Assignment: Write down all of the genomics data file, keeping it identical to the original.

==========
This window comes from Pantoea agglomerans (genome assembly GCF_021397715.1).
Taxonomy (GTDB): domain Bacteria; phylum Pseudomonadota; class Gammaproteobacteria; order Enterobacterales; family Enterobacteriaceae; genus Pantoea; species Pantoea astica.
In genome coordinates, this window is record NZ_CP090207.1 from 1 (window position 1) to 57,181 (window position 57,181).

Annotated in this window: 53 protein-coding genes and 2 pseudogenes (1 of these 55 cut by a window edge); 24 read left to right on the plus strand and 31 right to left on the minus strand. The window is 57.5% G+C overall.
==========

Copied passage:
This window comes from Pantoea agglomerans (genome assembly GCF_021397715.1).
Taxonomy (GTDB): domain Bacteria; phylum Pseudomonadota; class Gammaproteobacteria; order Enterobacterales; family Enterobacteriaceae; genus Pantoea; species Pantoea astica.
In genome coordinates, this window is record NZ_CP090207.1 from 1 (window position 1) to 57,181 (window position 57,181).

Annotated in this window: 53 protein-coding genes and 2 pseudogenes (1 of these 55 cut by a window edge); 24 read left to right on the plus strand and 31 right to left on the minus strand. The window is 57.5% G+C overall.